PG&E Corporation announced late Friday a proposed agreement to resolve all claims and pay wildfire victims of the 2018 Camp Fire in Paradise, and the October 2017 wine country fires in Northern California. The deal is expected to boost the utility shareholders’ position as it tries to stave off a bondholders takeover, as well as local governments’ proposals.
However, it is still up to the bankruptcy judge to side with the equity shareholders, who are attempting to hold on to control of PG&E, or the bond holders who are offering to pay off all current and future debt.
If approved by the bankruptcy court, Friday’s proposed deal will pay $13.5 billion to victims of the Camp Fire, and the wine country fires in Sonoma and Napa.
Bondholders vs. Equity Shareholders
“Since making a Chapter 11 filing in January, PG&E has become the target of investors wrestling for control over the company’s incoming board and chief executive officer,” Bloomberg reported in March. “The company is facing liabilities that may exceed $30 billion from wildfires its equipment may have caused. Its bankruptcy case, the biggest for a utility in U.S. history, is expected to be contentious and complex as creditors, shareholders, wildfire victims and state officials weigh in on the remake of the power giant.”
PIMCO and Elliott Management proposed a $35 billion plan earlier in the year, to facilitate PG&E’s emergence from bankruptcy within a year, according to sources familiar with the the company and case.
Sources familiar with the bondholders say their offer of a buyout could also put to rest anticipated ratepayer increases as a way of a bailout.
However, the company still needs much more money. They can raise new equity through bondholder proposals, or PG&E can finance the debt, or still yet, ratepayers and taxpayers can provide the source of additional funding.
If the State of California was to take over PG&E in a bailout, guaranteed by the taxpayers, there would likely be rate increases, tax increases and some bond issues, which could prove to be a political nightmare for Governor Newsom. Yet any explanation of how this would work with the state in charge has not yet emerged.
Bankruptcy Court Proceedings Ongoing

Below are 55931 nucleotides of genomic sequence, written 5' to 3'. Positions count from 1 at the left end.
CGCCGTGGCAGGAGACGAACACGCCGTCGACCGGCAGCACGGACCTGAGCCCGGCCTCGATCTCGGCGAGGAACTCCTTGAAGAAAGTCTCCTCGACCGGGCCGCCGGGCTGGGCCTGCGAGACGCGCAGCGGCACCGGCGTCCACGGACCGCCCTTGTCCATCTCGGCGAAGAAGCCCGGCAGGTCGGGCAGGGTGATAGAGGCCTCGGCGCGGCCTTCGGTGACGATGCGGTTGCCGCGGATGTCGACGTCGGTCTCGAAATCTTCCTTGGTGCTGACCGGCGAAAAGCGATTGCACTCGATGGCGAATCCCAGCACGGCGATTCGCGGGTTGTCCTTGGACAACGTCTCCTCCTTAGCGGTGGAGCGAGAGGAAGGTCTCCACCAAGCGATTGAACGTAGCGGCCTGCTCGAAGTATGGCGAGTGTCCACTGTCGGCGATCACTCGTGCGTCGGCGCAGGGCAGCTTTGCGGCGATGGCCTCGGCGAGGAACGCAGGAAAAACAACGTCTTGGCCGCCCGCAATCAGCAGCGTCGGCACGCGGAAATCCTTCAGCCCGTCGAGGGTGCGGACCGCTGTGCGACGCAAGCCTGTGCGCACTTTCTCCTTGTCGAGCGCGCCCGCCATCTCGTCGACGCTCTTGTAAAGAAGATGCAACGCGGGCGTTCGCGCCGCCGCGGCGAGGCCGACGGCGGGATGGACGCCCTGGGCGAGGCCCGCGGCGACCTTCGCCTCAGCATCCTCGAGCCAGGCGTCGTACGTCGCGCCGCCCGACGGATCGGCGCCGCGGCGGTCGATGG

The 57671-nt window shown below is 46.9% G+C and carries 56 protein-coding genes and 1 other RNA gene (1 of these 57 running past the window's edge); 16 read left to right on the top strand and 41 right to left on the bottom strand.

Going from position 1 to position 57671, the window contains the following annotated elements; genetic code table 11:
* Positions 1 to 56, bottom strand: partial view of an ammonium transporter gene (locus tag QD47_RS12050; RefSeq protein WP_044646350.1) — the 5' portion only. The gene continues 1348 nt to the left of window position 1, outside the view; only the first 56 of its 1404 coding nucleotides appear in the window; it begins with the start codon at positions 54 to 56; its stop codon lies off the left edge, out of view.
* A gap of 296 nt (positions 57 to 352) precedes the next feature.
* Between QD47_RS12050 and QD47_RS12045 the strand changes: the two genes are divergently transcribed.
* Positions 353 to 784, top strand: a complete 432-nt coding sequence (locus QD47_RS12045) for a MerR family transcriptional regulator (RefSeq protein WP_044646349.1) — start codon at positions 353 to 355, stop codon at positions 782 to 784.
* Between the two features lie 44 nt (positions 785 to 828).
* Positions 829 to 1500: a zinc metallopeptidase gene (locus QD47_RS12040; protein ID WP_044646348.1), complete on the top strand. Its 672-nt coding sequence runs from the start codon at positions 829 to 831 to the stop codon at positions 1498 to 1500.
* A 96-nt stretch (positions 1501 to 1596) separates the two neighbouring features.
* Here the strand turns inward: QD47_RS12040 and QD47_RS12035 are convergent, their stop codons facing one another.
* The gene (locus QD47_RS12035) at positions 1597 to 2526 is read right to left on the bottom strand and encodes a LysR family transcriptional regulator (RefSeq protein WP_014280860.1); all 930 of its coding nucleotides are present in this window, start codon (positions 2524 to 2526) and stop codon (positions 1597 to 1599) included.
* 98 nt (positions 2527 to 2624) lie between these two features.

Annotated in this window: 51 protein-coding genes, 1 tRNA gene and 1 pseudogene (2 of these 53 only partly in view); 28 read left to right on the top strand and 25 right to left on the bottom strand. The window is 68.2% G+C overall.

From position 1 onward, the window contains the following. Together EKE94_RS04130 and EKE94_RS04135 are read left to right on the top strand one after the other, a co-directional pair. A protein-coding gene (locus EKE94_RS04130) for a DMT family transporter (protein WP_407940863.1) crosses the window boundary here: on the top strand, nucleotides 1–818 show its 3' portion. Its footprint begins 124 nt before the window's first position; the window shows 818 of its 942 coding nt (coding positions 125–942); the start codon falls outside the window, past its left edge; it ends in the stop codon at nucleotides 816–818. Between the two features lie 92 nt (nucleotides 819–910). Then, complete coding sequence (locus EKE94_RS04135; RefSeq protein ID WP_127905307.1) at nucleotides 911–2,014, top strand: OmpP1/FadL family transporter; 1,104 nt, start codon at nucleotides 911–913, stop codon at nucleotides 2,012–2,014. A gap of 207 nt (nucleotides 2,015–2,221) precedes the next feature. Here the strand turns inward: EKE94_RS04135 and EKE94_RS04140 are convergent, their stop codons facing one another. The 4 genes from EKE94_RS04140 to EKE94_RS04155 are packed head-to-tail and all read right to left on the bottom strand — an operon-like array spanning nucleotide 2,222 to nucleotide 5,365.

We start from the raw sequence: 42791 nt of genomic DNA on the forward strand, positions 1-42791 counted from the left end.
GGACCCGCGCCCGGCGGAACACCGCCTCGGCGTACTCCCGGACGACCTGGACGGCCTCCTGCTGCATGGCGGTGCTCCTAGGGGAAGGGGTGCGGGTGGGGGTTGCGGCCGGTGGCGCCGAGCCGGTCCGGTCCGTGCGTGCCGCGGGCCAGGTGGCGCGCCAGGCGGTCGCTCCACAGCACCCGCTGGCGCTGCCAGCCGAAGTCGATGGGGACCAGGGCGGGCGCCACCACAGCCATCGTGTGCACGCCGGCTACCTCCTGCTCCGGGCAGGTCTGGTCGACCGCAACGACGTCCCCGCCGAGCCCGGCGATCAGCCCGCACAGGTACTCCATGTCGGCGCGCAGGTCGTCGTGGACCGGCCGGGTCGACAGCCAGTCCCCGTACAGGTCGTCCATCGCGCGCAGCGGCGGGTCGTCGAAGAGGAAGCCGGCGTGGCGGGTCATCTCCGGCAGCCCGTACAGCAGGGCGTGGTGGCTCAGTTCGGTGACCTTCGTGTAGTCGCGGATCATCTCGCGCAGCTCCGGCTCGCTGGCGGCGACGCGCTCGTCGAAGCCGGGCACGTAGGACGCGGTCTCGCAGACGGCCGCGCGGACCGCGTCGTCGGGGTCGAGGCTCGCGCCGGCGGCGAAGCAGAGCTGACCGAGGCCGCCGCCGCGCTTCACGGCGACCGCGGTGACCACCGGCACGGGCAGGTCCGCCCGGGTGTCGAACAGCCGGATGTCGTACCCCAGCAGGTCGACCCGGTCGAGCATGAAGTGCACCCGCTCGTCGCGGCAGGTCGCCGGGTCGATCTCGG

This latest proposal still requires the approval of U.S. Bankruptcy Judge Dennis Montali. An upcoming February hearing will also provide an official tally of losses for PG&E, and could flush out the proposed settlement deals.
“PG&E said the proposed settlement is the third it has reached as it works through its Chapter 11 case,” the Associated Press reported. “The utility previously reached a $1 billion settlement with cities, counties and other public utilities, and an $11 billion agreement with insurance companies and other entities that have paid claims relating to the 2017 and 2018 fires.”
The Back Story
Pacific Gas and Electric and its parent company PG&E Corporation revealed some of the actions they plan to take to restructure in the bankruptcy court filing, including paying all of its court-approved pre-bankruptcy claims through “cash raised from existing equity bond holders” and “equity financed securitized bonds,” Utility Dive reported earlier in the year.
“At the same time, two hedge funds that collectively own 7.8% of PG&E said they plan to raise $15 billion of equity for the utility’s reconstruction plan, according to a Securities and Exchange Commission filing on Thursday. Knighthead Capital Management and Abrams Capital Management would raise funds through a rights offering for PG&E’s existing shareholders, while contribute $1.5 billion themselves,” Bloomberg News reported.
In October, the bankruptcy judge ruled that a bondholder plan will be considered alongside the company’s own proposed Chapter 11 restructuring plan. “The ruling is being received as a major legal setback for PG&E and its shareholders,” 24/7 Wall Street reported. “PG&E said it was ‘disappointed’ that the court will allow “consideration of a plan designed to enrich Elliott and the other ad hoc bondholders and seize control of PG&E at a substantial discount.”
Yet, bond experts say this plan could be the healthiest way to finance the utility company for the long term.
“Bondholders, led by Paul Singer’s Elliott Management and PIMCO, teamed up with victims of the wildfires that led to PG&E’s bankruptcy and filed their restructuring plan about three weeks ago,” 24/7 Wallstreet reported. “Unlike the company plan, shareholders get virtually nothing while victims and bondholders would get more than 95% of the equity in the company that emerges from bankruptcy.”
Experts say the PG&E shareholders knew what they were getting into with the utility already in Chapter 11 bankruptcy reorganization, and intended to maintain control of the company throughout the reorganization.
Bondholders acknowledge they will be taking on PG&E’s known debt, as well as piling on future debt in order to restore the utility’s infrastructure stability, so power outages and blackouts do not become the new normal.
Additionally, bondholders recognize that there will be more payouts to tort claimants and victims, adding to the anticipated debt increase.
Judge Montali said in his October ruling that “the parties most deserving of consideration” in the company’s bankruptcy were the victims of the wildfires,” 24/7 Wallstreet reported.
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